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The Song Of The Wolf, written by Pien M. Pouwels

STARTED. 1st of June, 2015
ENDED. ongoing

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© 2015, Pien Pouwels  


Thousands of years ago, there lay a land in ancient Greece called Arcadia. It was there, in the time that gods stepped down from Olympus to indulge in human delights, that king Lycaon had his reign.

As the intelligent and bright man he was, he introduced a high level of culture and civilisation to his land and ordered temples to be built.

The king forced his own beliefs upon his people, and commanded them to worship Zeus as the supreme deity. He thought himself high and mighty, proof of that were the many different women with whom he'd sired twenty sons. These sons were considered the most wicked of all, not to be trifled with.

It was known among the gods of Olympus that mortals were easily seduced by the charms of wealth and luxury. As time passed, Lycaon and his sons began to neglect their royal responsibilities, the care of their people in particular.

Zeus learned of this change and decided to put Lycaon to the test. He travelled down from Olympus, dressed as a peasant and knocked on the palace doors. As perceptive as he was, Lycaon figured out his visitor's true identity. He welcomed him and accommodated him generously. But blinded by his own arrogance, he committed a dire crime. With the encouragement of his nineteen other sons, the king served the youngest of the brood as a roasted dish, to give the god prove of his faith and the sacrifices he was willing to make.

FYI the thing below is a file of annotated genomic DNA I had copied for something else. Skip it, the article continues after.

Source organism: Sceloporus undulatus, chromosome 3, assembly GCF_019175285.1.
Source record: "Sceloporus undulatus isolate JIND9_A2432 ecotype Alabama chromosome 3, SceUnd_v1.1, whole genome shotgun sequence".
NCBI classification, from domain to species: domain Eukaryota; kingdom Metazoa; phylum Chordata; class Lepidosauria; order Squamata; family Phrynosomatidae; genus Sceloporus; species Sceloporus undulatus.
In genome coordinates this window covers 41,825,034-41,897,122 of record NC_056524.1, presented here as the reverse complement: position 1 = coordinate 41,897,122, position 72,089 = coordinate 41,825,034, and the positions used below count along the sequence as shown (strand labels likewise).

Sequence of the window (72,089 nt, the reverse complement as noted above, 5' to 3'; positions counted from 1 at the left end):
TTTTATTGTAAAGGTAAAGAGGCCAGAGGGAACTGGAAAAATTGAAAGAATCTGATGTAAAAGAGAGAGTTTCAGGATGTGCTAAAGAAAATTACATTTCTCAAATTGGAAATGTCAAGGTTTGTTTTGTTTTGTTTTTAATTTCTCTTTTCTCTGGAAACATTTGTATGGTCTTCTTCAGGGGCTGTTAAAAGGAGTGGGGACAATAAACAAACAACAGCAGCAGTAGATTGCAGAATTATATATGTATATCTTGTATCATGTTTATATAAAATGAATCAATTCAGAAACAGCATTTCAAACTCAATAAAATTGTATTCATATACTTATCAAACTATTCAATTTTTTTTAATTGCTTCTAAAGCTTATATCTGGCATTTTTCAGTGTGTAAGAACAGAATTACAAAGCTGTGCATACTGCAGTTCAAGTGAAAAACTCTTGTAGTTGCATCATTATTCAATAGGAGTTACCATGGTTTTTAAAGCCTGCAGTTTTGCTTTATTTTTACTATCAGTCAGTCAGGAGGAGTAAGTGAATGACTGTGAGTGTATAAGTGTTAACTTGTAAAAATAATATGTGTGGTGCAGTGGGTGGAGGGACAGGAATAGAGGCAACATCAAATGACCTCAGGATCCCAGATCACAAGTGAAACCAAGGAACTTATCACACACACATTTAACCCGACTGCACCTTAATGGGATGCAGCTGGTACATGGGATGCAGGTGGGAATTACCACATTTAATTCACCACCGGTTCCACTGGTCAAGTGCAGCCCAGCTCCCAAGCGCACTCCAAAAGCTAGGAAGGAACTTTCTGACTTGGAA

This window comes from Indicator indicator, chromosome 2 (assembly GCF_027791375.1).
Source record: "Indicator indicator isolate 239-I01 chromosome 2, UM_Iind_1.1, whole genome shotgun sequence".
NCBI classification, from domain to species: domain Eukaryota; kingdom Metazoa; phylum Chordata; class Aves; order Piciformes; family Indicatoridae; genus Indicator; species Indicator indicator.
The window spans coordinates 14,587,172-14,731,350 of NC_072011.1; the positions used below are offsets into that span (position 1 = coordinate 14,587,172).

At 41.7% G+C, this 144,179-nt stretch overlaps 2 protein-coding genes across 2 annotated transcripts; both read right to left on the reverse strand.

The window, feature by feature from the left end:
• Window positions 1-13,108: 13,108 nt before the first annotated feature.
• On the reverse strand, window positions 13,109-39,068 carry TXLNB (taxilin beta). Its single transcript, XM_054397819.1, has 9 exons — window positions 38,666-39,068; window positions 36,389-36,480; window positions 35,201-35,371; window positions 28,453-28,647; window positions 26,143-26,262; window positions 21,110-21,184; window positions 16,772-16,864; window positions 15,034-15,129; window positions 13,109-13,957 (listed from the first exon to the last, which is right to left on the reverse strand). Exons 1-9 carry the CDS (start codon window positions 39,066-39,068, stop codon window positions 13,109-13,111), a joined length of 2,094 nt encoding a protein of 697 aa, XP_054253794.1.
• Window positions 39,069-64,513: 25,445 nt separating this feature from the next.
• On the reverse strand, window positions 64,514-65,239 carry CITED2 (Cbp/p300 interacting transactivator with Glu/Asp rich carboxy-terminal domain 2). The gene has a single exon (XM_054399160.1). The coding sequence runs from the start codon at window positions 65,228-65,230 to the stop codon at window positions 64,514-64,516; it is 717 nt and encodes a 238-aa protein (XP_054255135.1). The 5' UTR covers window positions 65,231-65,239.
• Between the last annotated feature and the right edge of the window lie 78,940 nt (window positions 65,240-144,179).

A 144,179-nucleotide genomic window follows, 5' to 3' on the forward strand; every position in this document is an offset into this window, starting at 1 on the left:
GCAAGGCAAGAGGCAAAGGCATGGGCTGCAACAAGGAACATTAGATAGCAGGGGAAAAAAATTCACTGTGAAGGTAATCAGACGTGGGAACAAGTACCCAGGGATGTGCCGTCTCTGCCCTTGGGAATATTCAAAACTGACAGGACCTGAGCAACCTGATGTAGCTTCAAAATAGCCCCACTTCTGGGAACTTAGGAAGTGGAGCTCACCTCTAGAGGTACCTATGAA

Zeus noticed what it was that had been placed on the table and raged against his host, filled with intense wrath at the unjustified death of an innocent baby. The supreme god was known far and wide as merciless, but never without reason. As punishment, he changed King Lycaon and the rest of his sons into giant wolves. He resurrected the youngest son –now as a grown man– and named him the new king of Arcadia.

Not having foreseen the outcome of his actions, however, the almighty god had made a dreadful mistake. For the one he had brought back to life was cruel, more sinister than his predecessor had ever been. The new king sentenced his father and nineteen brothers to death, planning to give them a taste of own medicine by offering their flesh to the gods. And thus, in the name of their leader, the people of Arcadia chased the wolves, futilely attempting to hunt them down.

The creatures proved to be too fast, their size and enhanced senses no fair opponent to meek humans. With luck on their side, they managed to escape the land they once called home, each of them fleeing to a different part of the world in order to keep their whereabouts a secret.

Time passed and there was no sign of the wolves –or lycanthropes, as they were now referred to. Still, their story continued to exist. Although because of the lack of sightings, it eventually faded into the books and left whispers on the tongues of many cultures.

That is, until the year 132, when a nude, unconscious stranger was found on the island of Hibernia. The creature appeared human but looked physically different from the Hibernians, the Celts that had discovered him. The main difference being his eyes, which were almond-shaped and glowing like brilliant, topaz gemstones even in daylight. His skin was rock hard, making it impervious to dirks and arrows. He had two, almost fang-like incisors and seemed unaware of the concept of language. All that ever escaped his mouth was the odd growl, or animalistic snarl.

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